1892 Great Lancashire Breeders Produce Stakes RAVENSBURY 6/5 fav owned by Charles Day Rose, trained by William Jarvis and ridden by Fred Webb
1897 National Breeders Produce Stakes at Sandown CYLLENE owned by Charles Day Rose, trained by William Jarvis and ridden by Sam Loates
1898 Newmarket Stakes CYLLENE owned by Charles Day Rose, trained by William Jarvis and ridden by Sam Loates
1898 Jockey Club Stakes CYLLENE owned by Charles Day Rose, trained by William Jarvis and ridden by Sam Loates
1899 Ascot Gold Cup CYLLENE owned by Charles Day Rose, trained by William Jarvis and ridden by Sam Loates

1917-November 1920 Robert Weston Colling
Robert Weston Colling, born in Marske-By-Sea in North Yorkshire on 6th April 1872, was the son of a farmer who enjoyed his hunting, so it was no surprise that Robert became an apprentice to Robert W Armstrong at Penrith. He had a successful riding career, winning the 1890 July Cup aboard Lord Penrhyn's Queen of the Fairies, winning the Stewards Cup two years later when partnering the Duke of Devonshire's Marvel, and crowned his career by landing the 1894 Northumberland Plate on Newcourt, the 5/4 favourite. He married Alice Louise L'Anson, second daughter of the handicapper, Robert L'Anson, on Monday 12th June 1899 at St Mary's Church, Ewell. He began his training career in Yorkshire, and by 1911 was based at Spigot Lodge, Middleham, but he moved to Newmarket in 1917 to continue his training career at Waterwitch House, replacing William Jarvis, before moving on to Bedford Lodge Stables in 1920. During his time at Waterwitch House Stables he won the 1917 Select Stakes at Newmarket with Major R L Kidston's Quarryman, the 1919 Yorkshire Oaks with Mademoiselle Foch for Major J Paget, and the 1920 Northumberland Plate, for which he was a specialist both as a rider and a trainer, with Colonel C Hopkins Irish Lake. He later went on to trained the winner of the Cambridgeshire in 1944 and 1945 with Hunsingore and Esquire respectively. He carried on training until late in life, dying on 25th May 1960 aged 88.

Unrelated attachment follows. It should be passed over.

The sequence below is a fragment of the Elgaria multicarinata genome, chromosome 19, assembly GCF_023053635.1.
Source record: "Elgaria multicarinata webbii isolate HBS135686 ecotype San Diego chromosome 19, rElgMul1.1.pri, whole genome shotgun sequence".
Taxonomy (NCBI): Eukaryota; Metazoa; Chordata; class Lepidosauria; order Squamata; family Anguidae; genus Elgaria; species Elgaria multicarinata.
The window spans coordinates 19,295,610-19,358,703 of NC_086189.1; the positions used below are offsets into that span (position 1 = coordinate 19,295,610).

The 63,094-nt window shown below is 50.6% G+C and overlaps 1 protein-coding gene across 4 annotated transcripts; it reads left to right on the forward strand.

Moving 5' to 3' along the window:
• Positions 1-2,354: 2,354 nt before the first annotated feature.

1890 July Cup QUEEN OF THE FAIRIES 7/1 owned by Lord Penrhyn, trained by Allen and ridden by Robert Colling
1892 Stewards Cup MARVEL 1000/45 owned by the Duke of Devonshire, trained by Marsh and ridden by Robert Colling
1894 Northumberland Plate NEWCOURT 5/4 fav owned by P Buchanan and ridden by Robert Colling
1917 Select Stakes at Newmarket QUARRYMAN 4/1 owned by Major R L Kidston, trained by R W Colling and ridden by George Colling
1917 Higham Handicap at Newmarket QUARRYMAN 3/1 owned by Major R L Kidtson, trained by R W Colling and ridden by George Colling
1917 Saxham 2-year-old Plate at Newmarket BRIDGE OF WEIR 5/2 owned by Major Kidston, trained by R W Colling and ridden by George Colling
1918 Autumn Stakes THE PANTHER 5/4 fav owned by Sir A Black, trained by R W Colling and ridden by George Colling
1918 Royston Handicap KAFFIR KING 6/1 owned by Major Kidston, trained by R W Colling and ridden by George Colling
1919 Atalanta Stakes DOUBLE NOTE 4/6 fav owned by Major Kidston, trained by R W Colling and ridden by George Colling

1919 Yorkshire Oaks MADEMOISELLE FOCH 10/1 owned by Major J Paget, trained by R W Colling and ridden by George Colling
1919 Cotton Stakes at Manchester WOODROW 4/5 fav owned by Mr C Garland, trained by R W Colling and ridden by George Colling
1920 Triennial Produce Stakes SERAPH 5/1 owned by Major Kidston, trained by R W Colling and ridden by George Colling